Four-dimensional computed tomography (4DCT) is a novel imaging method for real-time motion analysis. In the last decade, several studies have investigated the possibilities of 4D-CT to detect joint related musculoskeletal pathologies. The main applications are the evaluation of entrapment, impingement and snapping, the assessment of intra-articular instability and complex motion analysis . However, the ability of dynamic CT to detect small changes due to ligament insufficiency is still under investigation . The purpose of this study was to investigate the capability of dynamic CT acquisition to detect kinematic changes induced by sequential sectioning of lateral ankle ligaments.
Dynamic CT acquisitions were performed on one fresh frozen ankle specimen during foot inversion. A 256-slice GE Revolution CT Scanner (80 kV, 25 mA, gantry rotation time 0.28 s, z-axis coverage 120 mm, scanning time 3.92 s) was used. The tibia was fixed on a custom-made device and the ankle joint was moved at a pace of 25 cycles/minute. After four separate dynamic acquisitions of the same motion with the ankle undamaged, three scenarios were considered for sequential ligament sectioning: 1) section of the the Anterior Talo-Fibular Ligament, 2) section of the Calcaneo-Fibular Ligament and 3) section the Posterior Talo-Fibular Ligament. Four distinct dynamic CT acquisitions were repeated for each scenario. Using mutual information as the similarity metric, the talus and the tibia of the dynamic sequences were rigidly registered to a reference image dataset of the foot at rest and transformation matrixes were derived. The technical frame (XYZ) of the CT scanner was used to described the 3D-motion. Joint kinematics of the talocrural joint and subtalar joint were defined as Cardan angles rotation calculated based on the composition sequence ZYX and ZXY respectively.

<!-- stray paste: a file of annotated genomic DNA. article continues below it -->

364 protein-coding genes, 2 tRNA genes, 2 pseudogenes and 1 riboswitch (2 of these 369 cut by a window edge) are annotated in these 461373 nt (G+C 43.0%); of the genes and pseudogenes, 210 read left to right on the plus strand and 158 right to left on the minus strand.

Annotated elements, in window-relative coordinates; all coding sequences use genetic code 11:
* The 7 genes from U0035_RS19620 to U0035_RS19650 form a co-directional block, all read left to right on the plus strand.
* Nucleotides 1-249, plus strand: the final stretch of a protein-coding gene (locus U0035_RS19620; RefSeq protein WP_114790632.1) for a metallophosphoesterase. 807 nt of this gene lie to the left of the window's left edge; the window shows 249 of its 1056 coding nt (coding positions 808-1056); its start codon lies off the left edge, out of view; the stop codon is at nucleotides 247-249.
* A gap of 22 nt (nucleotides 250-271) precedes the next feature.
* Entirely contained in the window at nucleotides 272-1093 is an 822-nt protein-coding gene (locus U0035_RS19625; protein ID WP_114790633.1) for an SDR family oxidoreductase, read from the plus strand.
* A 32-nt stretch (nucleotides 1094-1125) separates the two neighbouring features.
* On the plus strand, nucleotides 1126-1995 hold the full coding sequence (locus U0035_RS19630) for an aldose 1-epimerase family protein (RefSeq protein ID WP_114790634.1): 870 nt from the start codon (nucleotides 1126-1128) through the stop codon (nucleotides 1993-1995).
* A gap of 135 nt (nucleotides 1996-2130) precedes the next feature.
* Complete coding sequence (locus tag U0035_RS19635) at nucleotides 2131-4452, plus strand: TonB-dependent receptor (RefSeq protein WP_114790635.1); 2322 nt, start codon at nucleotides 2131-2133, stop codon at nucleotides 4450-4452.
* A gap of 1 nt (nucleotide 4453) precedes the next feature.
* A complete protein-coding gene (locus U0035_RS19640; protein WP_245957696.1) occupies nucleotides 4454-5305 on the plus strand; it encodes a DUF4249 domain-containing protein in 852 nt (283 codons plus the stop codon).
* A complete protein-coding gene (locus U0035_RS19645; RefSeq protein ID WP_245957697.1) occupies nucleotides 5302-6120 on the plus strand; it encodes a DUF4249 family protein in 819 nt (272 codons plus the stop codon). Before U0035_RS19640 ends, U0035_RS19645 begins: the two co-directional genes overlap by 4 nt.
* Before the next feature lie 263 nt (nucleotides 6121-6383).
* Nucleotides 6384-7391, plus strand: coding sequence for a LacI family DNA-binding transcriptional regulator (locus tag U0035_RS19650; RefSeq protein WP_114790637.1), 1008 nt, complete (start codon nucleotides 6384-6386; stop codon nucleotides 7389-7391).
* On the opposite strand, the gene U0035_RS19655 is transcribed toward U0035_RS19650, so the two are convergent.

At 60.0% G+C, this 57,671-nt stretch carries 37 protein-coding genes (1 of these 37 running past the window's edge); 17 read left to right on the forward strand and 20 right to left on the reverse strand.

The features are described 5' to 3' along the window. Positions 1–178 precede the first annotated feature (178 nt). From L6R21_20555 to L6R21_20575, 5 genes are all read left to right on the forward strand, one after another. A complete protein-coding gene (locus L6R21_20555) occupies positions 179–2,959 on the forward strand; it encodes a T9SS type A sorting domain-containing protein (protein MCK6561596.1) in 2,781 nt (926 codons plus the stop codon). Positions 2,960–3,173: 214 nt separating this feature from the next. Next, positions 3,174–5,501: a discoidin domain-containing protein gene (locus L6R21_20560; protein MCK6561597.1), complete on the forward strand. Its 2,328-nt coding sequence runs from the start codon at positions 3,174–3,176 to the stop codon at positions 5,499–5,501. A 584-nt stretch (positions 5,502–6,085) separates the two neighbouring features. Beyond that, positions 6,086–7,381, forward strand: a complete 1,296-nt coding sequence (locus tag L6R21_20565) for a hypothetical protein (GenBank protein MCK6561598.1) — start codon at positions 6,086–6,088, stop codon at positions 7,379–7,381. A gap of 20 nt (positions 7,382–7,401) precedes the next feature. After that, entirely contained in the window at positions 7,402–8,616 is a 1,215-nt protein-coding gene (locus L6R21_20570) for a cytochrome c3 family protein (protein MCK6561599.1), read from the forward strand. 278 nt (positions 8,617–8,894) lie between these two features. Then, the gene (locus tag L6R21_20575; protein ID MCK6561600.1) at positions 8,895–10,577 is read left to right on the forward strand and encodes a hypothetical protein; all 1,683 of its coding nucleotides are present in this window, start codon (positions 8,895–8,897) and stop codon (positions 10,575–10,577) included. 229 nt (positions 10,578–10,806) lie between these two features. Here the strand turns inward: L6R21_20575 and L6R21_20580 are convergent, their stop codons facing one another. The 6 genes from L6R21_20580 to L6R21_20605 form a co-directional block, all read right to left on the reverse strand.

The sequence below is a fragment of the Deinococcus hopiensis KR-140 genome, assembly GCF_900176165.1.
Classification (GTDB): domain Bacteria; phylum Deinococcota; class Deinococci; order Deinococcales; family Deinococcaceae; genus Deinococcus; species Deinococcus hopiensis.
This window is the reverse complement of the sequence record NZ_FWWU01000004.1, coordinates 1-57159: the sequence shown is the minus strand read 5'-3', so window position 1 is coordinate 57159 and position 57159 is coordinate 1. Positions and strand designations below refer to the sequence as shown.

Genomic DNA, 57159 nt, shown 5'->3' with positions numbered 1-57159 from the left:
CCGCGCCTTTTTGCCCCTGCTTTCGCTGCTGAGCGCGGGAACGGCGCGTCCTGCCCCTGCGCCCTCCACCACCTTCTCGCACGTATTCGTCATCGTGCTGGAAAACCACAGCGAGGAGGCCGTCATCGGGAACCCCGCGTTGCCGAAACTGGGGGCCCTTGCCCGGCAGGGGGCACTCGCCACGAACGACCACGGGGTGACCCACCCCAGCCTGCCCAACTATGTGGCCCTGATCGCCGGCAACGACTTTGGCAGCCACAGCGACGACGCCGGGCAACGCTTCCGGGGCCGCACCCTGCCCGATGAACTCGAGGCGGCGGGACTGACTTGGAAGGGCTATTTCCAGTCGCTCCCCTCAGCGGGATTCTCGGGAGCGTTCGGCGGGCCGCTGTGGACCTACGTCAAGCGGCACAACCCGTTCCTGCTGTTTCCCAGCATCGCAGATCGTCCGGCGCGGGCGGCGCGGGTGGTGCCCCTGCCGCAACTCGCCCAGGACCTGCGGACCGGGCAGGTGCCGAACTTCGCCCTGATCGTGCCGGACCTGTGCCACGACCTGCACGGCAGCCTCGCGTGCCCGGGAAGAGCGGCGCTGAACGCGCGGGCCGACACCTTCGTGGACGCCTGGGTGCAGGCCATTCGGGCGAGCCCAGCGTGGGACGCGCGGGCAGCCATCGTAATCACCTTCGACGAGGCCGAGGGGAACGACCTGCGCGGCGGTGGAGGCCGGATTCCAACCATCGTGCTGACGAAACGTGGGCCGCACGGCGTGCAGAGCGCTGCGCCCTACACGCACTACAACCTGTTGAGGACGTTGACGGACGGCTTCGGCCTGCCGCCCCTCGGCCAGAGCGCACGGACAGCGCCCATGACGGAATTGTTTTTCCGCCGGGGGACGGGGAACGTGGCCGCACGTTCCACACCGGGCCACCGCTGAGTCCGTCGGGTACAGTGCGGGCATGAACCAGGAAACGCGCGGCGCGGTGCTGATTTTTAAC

Maximum detectable differences in bone rotation of the talocrural joint were 6.07˚, 5.46˚ and 9.83˚ between intact vs first cut, intact vs second cut and intact vs third cut respectively around the X-axis (flexion/extension), 5.12˚, 5.47˚ and 10.01˚ around the Y-axis (pro-supination), and 4.88˚, 5.47˚ and 6.93˚ around the Z-axis (abduction/adduction) (Figure 1). Regarding the subtalar joint, a maximal detectable difference of bone rotation was 0.37˚, 0.81˚ and 4.09˚ around the X-axis, 2.49˚, 3.28˚ and 7.82˚ around the Y-axis, and 1.33˚, 1.87˚ and 2.09˚ around the Z-axis. Each acquisition required a radiation dose (CTDIvol) of 1.9mGy.
We demonstrated that sequential sectioning of the lateral ankle ligaments progressively increased the angular motion in both the talocrural and subtalar joint, especially after the last ligament was sectioned. As such, this study demonstrated that minimal kinematics changes due to ligaments failure can be demonstrated with 4D-CT. However, it also showed that the amount of kinematic changes is related to the amount of ligament damage. Due to 4D-CT’s high temporal and spatial resolution it allows detailed acquisition in vivo situation and highlight the possibility of adopting such method to investigate joint kinematics when different pathological conditions are present. Quantifying the amount of lateral ankle ligament damage could help the clinician in choosing the optimal treatment with a very small radiation exposure for the patient.
1.Teixeira PAG et al., Semin Musculoskelet Radiol 2015;19(5):456–62.
2. Mat Jais IS,Tay SC, Clin Radiol 2017;72(9):794.e1-794.e9.
|Publication status||Unpublished - 2018|
|Event||ISEK 2018 - XXII Congress of theInternational Society of Electrophysiology and Kinesiology - Dublin|
Duration: 30 Jun 2018 → 2 Jul 2018
|Conference||ISEK 2018 - XXII Congress of theInternational Society of Electrophysiology and Kinesiology|
|Period||30/06/18 → 2/07/18|